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Primary care tsar Dr David Colin-Thome tells Emma Wilkinson about his case management vision

It is a nightmare scenario familiar to every GP: a busy surgery interrupted by a moment of crisis.

Whether it is an elderly woman with COPD who cannot breathe or a 56-year-old man suffering a hypoglycaemic attack, plans have to be dropped and fraught telephone calls made. Too often the patient ends up in hospital.

It was this sort of 'acute crisis' that first led the Government's primary care tsar, Dr David Colin-Thome, to question whether general practice was equipped to meet the needs of its most chronically-ill patients.

Dr Colin-Thome is a consummate politician and his time as a key Government adviser has left him well versed in the art of sugar coating uncomfortable truths. But over his three years as tsar he has alienated some of his fellow GPs with claims that vulnerable patients have been neglected by primary care.

'This is a group of patients we have not been very concerned with in the past and we need to support them in a more systematic way,' he tells Pulse, speaking at the Department of Health last week.

'At the moment probably too many people are being admitted when they don't need to be and kept in longer than they need to be. That resource could be spent on funding in the community.'

It was during a visit to southern California five years ago that Dr Colin-Thome, who still works as a part-time GP in Runcorn, Cheshire, had his eureka moment. He was so impressed by the case management approach taken by US health providers ­ in which specially trained nurses co-ordinated the care of vulnerable elderly patients ­ that he came home determined to replicate the system in his own Castlefields practice.

So successful was he in doing so that 'the Castlefields experience' has entered official Government parlance and become the basis for national policy.

Last week Dr Colin-Thome fronted the launch of the national community matrons scheme, in which 3,000 matrons will manage the long-term care of patients with multiple chronic conditions. It is a long way from the humble beginnings of Dr Colin-Thome's own scheme.

'It began with a social worker based within the surgery to help the GPs focus on some of the social work aspects of their job,' he explains. 'Then we had a nurse who spent half the time as a district nurse and half the time doing case management.'

As the scheme grew, the nurse took on case management full-time. She now looks after more than 50 patients with her salary funded by PMS money ­ an option Dr Colin-Thome has encouraged other practices to consider. 'This fits in brilliantly with practice-based commissioning. The whole point is to get the system to work better.'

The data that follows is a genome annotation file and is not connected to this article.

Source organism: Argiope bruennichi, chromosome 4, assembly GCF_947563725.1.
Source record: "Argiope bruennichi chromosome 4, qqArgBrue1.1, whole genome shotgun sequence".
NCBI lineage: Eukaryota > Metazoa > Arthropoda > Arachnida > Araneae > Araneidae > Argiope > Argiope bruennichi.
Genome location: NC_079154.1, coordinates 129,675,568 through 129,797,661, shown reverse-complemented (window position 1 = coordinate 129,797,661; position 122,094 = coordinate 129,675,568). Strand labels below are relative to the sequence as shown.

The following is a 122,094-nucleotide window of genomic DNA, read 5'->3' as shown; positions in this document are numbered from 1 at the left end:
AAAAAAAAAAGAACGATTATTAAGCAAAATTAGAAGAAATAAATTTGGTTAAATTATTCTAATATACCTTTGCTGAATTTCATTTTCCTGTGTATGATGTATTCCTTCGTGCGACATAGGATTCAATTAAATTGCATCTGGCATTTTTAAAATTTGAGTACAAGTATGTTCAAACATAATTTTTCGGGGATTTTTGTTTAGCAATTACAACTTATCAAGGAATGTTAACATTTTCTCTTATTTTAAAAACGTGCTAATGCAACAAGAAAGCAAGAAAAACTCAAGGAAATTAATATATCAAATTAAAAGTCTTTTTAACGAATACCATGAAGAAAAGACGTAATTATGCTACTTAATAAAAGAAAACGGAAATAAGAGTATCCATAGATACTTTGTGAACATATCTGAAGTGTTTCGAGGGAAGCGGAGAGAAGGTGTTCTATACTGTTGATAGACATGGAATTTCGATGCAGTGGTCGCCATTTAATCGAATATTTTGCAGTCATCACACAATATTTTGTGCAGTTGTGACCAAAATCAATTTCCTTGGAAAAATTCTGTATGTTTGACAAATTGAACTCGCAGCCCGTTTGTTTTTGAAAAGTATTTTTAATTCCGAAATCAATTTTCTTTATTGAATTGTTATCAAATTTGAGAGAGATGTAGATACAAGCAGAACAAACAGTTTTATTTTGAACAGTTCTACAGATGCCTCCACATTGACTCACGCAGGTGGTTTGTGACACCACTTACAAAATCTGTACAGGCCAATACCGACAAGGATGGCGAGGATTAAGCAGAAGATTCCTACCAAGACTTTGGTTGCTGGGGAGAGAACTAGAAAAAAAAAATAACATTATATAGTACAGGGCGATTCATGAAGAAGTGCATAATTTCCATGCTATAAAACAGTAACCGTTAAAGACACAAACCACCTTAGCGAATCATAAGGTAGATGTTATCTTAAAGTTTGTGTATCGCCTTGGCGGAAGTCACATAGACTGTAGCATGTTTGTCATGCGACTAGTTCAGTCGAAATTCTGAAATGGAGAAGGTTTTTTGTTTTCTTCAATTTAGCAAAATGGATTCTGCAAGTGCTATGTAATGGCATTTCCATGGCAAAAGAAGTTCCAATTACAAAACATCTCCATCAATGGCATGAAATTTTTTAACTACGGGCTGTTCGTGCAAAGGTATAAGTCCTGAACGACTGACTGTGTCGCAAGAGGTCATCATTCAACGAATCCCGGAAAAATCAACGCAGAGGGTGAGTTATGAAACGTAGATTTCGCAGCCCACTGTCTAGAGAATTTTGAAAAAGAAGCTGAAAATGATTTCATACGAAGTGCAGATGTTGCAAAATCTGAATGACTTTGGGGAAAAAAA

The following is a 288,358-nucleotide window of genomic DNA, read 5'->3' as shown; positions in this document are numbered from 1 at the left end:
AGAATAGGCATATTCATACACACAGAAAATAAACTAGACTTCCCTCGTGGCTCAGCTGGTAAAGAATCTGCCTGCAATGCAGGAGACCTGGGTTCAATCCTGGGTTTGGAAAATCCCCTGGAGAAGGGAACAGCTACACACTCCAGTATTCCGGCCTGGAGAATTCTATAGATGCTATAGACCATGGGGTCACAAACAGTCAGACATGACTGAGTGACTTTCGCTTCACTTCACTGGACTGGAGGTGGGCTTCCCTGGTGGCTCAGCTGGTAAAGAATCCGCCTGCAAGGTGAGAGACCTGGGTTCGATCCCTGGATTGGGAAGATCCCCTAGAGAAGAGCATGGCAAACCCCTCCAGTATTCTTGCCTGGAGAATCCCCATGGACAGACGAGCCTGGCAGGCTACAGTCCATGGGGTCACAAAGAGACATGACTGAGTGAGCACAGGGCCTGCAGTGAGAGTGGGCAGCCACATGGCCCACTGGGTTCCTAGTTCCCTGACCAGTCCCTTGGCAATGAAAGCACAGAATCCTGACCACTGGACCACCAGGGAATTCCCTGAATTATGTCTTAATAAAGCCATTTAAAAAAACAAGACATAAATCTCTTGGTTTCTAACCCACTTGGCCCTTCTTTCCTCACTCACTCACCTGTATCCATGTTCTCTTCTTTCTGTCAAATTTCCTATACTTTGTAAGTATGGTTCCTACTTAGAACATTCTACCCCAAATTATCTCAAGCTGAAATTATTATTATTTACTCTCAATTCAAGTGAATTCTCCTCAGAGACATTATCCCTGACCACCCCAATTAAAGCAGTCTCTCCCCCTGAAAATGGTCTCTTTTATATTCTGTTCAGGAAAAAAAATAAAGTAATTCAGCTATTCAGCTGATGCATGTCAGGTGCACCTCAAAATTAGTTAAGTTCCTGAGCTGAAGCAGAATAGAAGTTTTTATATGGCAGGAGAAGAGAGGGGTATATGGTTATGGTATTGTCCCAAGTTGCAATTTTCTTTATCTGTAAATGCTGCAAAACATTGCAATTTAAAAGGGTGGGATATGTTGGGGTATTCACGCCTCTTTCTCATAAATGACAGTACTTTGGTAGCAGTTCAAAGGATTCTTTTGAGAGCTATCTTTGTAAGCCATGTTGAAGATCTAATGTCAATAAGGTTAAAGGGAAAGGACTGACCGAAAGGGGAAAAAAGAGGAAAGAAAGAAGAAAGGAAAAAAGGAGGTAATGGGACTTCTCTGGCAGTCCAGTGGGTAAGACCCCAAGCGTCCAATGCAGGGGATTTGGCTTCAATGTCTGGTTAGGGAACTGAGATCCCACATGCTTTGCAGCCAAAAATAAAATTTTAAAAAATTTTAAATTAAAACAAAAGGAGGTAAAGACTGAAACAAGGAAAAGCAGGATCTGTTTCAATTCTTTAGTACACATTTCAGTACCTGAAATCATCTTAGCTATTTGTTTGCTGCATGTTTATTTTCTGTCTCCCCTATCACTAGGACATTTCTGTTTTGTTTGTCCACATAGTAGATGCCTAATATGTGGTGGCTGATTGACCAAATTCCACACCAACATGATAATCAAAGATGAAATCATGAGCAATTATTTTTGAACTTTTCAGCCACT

The scheme has reduced hospital admissions by 15 per cent and saved £1 million ­ figures endlessly repeated in Government reports, and of which Dr Colin-Thome is palpably proud.

It prompted the department first to sign up US company Evercare to run case management pilots and then to propose community matrons. The matrons are intended to be in place by March 2007 as ministers target a 5 per cent reduction in hospital bed days by March 2008.

PCTs will be free to decide how they implement the scheme but will be encouraged to identify about 20 patients per practice who would benefit from frequent contact with a highly-trained nurse.

But academics and health professionals alike have expressed scepticism about whether the experience of the private and profit-orientated US health care system is transferable to the UK.

The doubters argue UK evidence is lacking and criticise the Government for rolling out active case management nationally before its own pilots have reported back. Final results of the Evercare pilots will not be available until next year.

Dr Colin-Thome is practised at sidestepping some of the more awkward questions about the UK evidence base. He insists the Government was absolutely right to press ahead, and indeed as he reels off a series of studies he says support his case, it is hard to believe his enthusiasm is not genuine.

'If we look at case management there is already a sound management base ­ not just Evercare. There is enough evidence internationally to show it works,' he insists.

Dr Colin-Thome is keen to be seen as a friend of GPs rather than a critic. He stresses that active case management should not be seen as a threat to GPs' generalist role and emphasises the benefits for practice staff as well as patients.

'Now [crisis] happens less often and when it does someone is available to deal with it. As a staff thing it's fantastic. Pressure is enormously reduced.'

The Castlefields experience

How it works

·A nurse, working closely with a social worker, manages

50-60 vulnerable patients over the age of 65.

·Criteria for inclusion in the scheme include multiple chronic conditions, high medication use, frequent hospital admissions or GP consultations and regular contact with social services.

·Nurse monitors patients' health and medication in order to prevent 'crises'. She co-ordinates social and medical services and teaches patients and their families how best

to manage their condition, liaising with the GP where necessary.


·Admissions for older people reduced by 15 per cent

·Average stay fell from 6.2 to 4.3 days

·Total hospital bed days fell by 41 per cent

·Deaths in hospital for cancer patients cut by 50 per cent

·Heart attacks decreased by 50 per cent

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